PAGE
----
What colour should you paint your next office?

If you are planning an office move, before you make a final decision on the interiors of your new workspace, it’s important to recognise the influential role that colours can play in the wellbeing and productivity of your employees, whilst ensuring your workplace remains ‘on-brand’.


It’s actually been psychologically proven. In 2007, experts at the University of Texas assessed the mental and physical impact of three different colours used in workplace interiors. The colours were blue-green, red and white, with both men and women experiencing a change in mood depending on the colour of their office interiors.


Male employees found that orange and purple interiors made them sadder and less enthused, while grey and white interiors yielded similar feelings among female workers.


Individual productivity has also been found to be affected by the introduction of different colours in the office. During a study to investigate a possible link between colours and psychological functioning, it was found that red impacted negatively on respondents’ mindset and productivity before their exam. Furthermore, those exposed to red before their exam scored 20% lower in their test than those who were shown black and shades of green.


Therefore, before you indulge in a fully-fledged office fit-out, it’s a good idea to keep in mind the association between colours and workplace productivity. Below are some of the top-line links between specific colours and staff mental and physical wellbeing:




Psychologically, the colour blue is recognised as a relaxing, soft influence on employees, with blue said to be inspirational, giving confidence to individuals. As branding colour, blue also strikes a chord of integrity and trust with others.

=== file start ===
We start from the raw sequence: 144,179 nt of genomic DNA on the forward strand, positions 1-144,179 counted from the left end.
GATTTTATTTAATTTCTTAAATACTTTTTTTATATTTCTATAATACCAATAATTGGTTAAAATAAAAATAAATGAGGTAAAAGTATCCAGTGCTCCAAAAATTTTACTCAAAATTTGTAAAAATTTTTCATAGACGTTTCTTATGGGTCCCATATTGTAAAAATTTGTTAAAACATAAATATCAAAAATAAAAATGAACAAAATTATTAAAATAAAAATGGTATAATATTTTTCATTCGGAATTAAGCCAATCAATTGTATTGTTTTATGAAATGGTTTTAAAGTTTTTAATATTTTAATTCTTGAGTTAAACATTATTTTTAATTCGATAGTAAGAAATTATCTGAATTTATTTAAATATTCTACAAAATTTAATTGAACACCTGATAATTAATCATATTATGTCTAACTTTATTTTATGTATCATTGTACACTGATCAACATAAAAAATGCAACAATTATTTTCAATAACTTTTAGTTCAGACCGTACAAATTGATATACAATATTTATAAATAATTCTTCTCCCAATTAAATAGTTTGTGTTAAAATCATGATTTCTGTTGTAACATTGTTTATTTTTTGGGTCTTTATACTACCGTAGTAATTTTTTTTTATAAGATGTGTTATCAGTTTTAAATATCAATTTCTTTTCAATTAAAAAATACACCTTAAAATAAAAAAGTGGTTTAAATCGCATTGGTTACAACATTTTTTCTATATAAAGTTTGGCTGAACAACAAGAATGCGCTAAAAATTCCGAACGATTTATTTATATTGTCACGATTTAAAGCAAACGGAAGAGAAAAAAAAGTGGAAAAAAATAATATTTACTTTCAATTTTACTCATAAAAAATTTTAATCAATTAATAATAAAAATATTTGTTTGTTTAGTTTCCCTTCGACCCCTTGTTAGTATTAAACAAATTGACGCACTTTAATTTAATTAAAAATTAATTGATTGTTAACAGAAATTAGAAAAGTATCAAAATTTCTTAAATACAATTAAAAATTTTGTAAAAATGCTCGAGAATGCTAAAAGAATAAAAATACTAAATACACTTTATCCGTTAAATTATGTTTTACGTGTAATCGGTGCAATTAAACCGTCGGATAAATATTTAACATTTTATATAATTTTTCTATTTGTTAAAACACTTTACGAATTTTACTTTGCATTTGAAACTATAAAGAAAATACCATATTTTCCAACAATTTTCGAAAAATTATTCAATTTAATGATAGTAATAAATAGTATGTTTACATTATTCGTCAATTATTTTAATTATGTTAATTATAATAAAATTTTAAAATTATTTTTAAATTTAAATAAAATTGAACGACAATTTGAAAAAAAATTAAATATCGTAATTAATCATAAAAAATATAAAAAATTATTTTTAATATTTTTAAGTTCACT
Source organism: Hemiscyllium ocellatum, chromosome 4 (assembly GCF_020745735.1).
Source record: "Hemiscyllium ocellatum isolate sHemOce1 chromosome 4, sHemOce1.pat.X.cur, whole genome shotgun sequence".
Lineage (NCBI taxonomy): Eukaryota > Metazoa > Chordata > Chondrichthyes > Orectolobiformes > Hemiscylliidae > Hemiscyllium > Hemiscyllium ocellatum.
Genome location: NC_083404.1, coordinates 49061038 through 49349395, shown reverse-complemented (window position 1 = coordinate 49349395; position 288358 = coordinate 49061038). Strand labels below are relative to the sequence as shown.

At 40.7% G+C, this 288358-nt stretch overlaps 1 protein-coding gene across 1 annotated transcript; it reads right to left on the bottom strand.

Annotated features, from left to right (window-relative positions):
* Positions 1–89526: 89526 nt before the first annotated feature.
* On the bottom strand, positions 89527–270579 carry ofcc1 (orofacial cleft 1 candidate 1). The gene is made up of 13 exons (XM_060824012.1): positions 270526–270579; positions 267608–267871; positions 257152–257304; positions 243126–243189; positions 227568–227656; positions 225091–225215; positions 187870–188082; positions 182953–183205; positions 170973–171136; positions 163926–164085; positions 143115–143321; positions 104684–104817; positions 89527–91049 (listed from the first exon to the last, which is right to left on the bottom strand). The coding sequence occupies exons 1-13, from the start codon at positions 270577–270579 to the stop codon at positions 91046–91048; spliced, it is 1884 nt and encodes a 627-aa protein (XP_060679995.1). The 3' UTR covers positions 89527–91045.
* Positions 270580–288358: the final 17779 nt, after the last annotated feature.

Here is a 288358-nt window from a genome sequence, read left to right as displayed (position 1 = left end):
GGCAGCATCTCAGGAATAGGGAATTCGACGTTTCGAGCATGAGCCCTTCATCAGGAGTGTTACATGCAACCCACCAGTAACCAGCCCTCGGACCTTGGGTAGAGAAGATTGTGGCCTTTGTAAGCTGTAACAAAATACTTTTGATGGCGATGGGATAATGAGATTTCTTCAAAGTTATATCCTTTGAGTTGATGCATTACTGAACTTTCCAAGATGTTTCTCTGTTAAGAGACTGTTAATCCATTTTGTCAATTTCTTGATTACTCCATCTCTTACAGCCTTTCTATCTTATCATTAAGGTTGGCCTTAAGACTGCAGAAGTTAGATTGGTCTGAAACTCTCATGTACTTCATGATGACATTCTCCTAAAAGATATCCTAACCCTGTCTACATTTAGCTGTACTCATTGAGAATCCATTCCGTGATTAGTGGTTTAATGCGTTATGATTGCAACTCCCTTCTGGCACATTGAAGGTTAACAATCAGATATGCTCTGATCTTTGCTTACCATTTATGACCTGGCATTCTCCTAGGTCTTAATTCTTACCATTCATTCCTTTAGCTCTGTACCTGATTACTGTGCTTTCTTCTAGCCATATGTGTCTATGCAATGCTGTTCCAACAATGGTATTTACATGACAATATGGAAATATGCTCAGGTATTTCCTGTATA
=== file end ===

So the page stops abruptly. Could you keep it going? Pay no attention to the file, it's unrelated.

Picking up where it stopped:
There is a clear correlation between the colour green and nature. It has been scientifically proven that individuals work best when reconnected with the outside world, so greens work well. You don’t have to get your paint brush out to achieve a green appearance either, with plant-based living walls now all the rage, acting as suitable wall partitions.




The fusion of abundant natural daylight and white walls can help to create a sense of space and clarity. However, there is always the risk of creating a working environment that looks too clinical and clean. In an ideal world, white should be fused with additional complementary colours.




The colour red is very much a balancing act for workplace interiors. Psychologically, employees can view red as either dangerous or exciting. There are conflicting studies that state the colour red in the workplace can improve an individual’s mental energy, as well as trigger the onset of regular headaches.




Black can be as equally contentious as red as a workplace colour. Again, this is a colour that is defined by an individual’s perception. Some will view black as slick and contemporary, while others will deem it to feel cold and controlling. Accent colours are vital when incorporating black into your workplace interiors.


Is your lack of budget for an office fit-out holding your business back from moving to bigger, feature-laden premises?


Pall Mall Estates have a wide range of low cost commercial properties across the UK.

Take a look at our available spaces here or get in touch with our experienced team here.



Pall Mall Estates have a wide range of low cost commercial properties across the UK.

Take a look at our available spaces here or get in touch with our experienced team here.